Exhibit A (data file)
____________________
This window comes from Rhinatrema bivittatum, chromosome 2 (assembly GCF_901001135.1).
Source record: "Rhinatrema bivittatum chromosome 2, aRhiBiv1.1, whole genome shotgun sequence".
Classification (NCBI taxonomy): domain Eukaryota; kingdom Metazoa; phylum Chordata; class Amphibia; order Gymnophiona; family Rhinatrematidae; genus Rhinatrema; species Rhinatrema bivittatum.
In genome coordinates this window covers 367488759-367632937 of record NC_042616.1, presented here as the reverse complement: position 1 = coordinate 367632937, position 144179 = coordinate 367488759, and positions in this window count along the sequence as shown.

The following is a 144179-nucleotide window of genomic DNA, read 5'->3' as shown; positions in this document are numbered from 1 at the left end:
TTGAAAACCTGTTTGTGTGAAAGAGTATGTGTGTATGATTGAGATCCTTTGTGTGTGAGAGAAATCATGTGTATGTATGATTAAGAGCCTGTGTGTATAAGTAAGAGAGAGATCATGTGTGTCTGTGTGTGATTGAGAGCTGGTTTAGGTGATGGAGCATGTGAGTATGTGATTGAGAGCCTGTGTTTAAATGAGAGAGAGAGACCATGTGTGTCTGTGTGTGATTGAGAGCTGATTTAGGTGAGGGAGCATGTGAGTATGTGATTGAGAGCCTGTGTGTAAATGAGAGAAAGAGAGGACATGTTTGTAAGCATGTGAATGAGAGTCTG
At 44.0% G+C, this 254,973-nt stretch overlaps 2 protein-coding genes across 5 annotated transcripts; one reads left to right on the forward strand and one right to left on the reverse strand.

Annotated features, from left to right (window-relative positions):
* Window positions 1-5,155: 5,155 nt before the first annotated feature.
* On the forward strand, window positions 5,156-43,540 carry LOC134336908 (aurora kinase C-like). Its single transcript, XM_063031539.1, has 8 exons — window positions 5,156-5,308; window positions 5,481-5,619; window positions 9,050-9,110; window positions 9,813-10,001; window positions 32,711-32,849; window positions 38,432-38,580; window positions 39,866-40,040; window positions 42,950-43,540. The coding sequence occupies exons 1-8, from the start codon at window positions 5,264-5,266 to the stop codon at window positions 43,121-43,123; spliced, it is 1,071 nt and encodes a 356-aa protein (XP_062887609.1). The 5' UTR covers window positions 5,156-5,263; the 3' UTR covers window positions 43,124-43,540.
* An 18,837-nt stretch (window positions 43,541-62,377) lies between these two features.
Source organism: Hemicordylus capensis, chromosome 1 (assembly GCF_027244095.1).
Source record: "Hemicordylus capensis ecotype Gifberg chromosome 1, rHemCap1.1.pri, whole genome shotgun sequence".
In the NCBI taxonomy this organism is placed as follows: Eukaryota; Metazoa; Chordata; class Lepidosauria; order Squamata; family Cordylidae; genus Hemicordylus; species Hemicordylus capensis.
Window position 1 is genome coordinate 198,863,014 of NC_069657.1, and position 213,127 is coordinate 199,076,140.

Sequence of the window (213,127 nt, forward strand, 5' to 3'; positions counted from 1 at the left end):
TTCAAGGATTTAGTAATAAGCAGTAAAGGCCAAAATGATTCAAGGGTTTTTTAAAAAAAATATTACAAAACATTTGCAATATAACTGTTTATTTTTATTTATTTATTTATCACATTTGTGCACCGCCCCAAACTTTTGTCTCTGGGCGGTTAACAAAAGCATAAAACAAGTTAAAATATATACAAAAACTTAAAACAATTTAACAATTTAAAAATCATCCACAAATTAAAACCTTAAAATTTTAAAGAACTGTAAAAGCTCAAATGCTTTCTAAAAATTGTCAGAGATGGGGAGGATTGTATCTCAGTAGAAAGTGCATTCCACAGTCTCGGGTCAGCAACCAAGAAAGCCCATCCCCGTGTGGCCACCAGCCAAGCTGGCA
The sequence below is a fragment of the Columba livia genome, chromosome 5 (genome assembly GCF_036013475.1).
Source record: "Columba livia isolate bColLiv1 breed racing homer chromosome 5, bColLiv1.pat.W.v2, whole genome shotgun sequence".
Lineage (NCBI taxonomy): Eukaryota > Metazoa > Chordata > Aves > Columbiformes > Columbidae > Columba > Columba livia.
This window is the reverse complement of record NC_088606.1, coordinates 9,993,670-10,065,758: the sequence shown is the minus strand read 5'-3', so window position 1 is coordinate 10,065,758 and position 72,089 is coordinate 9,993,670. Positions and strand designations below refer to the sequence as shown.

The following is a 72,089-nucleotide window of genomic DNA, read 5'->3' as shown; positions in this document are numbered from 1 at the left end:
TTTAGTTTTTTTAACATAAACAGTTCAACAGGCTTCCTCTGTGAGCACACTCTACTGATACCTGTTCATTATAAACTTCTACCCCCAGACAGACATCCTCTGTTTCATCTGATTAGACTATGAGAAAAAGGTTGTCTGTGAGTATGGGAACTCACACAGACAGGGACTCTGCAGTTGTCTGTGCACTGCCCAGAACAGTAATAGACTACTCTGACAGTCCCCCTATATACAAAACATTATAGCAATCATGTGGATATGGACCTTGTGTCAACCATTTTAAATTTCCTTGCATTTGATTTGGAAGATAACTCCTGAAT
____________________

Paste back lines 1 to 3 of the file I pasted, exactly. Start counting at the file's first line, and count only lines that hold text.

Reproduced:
This window comes from Rhinatrema bivittatum, chromosome 2 (assembly GCF_901001135.1).
Source record: "Rhinatrema bivittatum chromosome 2, aRhiBiv1.1, whole genome shotgun sequence".
Classification (NCBI taxonomy): domain Eukaryota; kingdom Metazoa; phylum Chordata; class Amphibia; order Gymnophiona; family Rhinatrematidae; genus Rhinatrema; species Rhinatrema bivittatum.